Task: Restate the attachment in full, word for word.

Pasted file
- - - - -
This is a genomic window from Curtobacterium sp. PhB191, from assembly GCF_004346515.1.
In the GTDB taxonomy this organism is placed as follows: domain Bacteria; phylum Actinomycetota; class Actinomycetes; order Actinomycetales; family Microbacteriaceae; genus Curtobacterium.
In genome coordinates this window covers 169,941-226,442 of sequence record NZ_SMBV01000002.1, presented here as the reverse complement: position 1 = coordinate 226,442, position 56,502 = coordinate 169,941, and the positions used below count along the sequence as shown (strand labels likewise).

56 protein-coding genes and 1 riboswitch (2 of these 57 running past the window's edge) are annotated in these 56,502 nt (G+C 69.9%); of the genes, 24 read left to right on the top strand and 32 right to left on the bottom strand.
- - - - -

This is a genomic window from Curtobacterium sp. PhB191, from assembly GCF_004346515.1.
In the GTDB taxonomy this organism is placed as follows: domain Bacteria; phylum Actinomycetota; class Actinomycetes; order Actinomycetales; family Microbacteriaceae; genus Curtobacterium.
In genome coordinates this window covers 169,941-226,442 of sequence record NZ_SMBV01000002.1, presented here as the reverse complement: position 1 = coordinate 226,442, position 56,502 = coordinate 169,941, and the positions used below count along the sequence as shown (strand labels likewise).

56 protein-coding genes and 1 riboswitch (2 of these 57 running past the window's edge) are annotated in these 56,502 nt (G+C 69.9%); of the genes, 24 read left to right on the top strand and 32 right to left on the bottom strand.